Glutathione peroxidase and superoxide dismutase also increase in serum of PD patients and this was interpreted as a result of the oxidative stress in the initial stages of the disease(Kalra et al.,1992).In adult rats, peroxidase-positive astroglia increasing with age was found in SN and the iron-mediated peroxidase activity may be a promoter of dopamine bioactivation to a neurotoxic free radical intermediate which predisposes the senescent brain to PD(Schipper et al.,1998).In any case,the whole theory of the oxidative stress is highly hypothetical since it is unclear whether it is a cause or a consequence of the disease(Hirsch,1993).Transplantation of embryonic nigral tissue ameliorates the functional deficiencies of PD and it was observed that caspase inhibition reduces apoptosis in transplants,with an increased survival of dopaminergic neurons grafted to hemiparkinsonian rats(Schierle et al.,1999).The involvement of proteases in PD has been thus advocated although their role and importance are still unclear(McGeer,1998).In any case some derangement in cathepsin proteinases and their endogenous inhibitors was observed in the parkinsonian dementia of Guam(Ii et al.,1993).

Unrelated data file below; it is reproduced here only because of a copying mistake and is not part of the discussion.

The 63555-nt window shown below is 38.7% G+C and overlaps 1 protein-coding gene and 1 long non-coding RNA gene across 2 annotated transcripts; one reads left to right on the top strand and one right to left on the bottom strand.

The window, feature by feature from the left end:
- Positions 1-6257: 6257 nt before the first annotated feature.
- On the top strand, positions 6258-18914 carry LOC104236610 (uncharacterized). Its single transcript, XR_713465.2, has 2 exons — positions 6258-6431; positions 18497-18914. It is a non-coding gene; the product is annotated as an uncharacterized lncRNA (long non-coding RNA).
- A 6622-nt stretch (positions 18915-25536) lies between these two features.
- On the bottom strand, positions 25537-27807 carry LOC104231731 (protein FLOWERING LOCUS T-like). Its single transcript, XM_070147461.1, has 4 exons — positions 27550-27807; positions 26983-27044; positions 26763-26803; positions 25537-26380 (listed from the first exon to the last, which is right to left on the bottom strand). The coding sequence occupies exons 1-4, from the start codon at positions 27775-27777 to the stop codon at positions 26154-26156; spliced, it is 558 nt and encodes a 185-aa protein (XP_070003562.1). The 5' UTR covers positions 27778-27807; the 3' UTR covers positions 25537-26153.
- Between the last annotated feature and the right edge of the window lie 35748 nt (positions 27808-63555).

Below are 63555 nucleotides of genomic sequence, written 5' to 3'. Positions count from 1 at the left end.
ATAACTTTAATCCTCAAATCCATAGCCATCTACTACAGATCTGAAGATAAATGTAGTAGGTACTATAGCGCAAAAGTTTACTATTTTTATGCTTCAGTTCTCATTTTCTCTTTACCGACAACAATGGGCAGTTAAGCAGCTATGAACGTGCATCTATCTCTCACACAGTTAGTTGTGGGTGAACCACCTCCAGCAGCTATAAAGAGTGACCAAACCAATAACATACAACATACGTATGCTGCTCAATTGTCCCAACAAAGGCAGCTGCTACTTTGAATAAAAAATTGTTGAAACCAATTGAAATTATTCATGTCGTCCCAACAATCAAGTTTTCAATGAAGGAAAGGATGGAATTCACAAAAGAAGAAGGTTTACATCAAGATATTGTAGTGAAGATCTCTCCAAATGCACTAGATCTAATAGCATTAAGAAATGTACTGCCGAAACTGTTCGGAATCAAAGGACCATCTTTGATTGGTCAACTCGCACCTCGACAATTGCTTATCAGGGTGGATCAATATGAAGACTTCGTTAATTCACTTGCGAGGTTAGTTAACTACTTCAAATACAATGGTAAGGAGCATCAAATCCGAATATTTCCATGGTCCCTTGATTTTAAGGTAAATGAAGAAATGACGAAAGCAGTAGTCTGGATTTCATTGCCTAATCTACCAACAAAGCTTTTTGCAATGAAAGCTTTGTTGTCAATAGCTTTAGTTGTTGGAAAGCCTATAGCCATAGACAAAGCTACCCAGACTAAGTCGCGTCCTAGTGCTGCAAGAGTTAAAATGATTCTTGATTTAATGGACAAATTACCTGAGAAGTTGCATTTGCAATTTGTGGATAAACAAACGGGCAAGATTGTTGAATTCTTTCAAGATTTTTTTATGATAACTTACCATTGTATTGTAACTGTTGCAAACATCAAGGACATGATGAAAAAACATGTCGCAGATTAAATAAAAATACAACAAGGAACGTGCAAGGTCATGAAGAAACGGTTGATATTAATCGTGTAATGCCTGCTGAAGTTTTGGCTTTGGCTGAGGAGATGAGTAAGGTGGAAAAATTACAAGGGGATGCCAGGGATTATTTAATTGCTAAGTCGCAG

Tumor necrosis factor(TNF),a cytokine with neuroimmune effect has specific receptors on lymphocytes and other cells and it has been found that T-lymphocytes of PD patients have increased levels of TNF-alpha receptor(Bongioanni et al.,1997).In the cerebrospinal fluid(CSF) of PD patients,increased levels of cytokines were measured and interpreted as a compensatory brain response to the neurodegenerative process or,alternatively,as a neurodegeneration trigger(Mogi et al.,1996).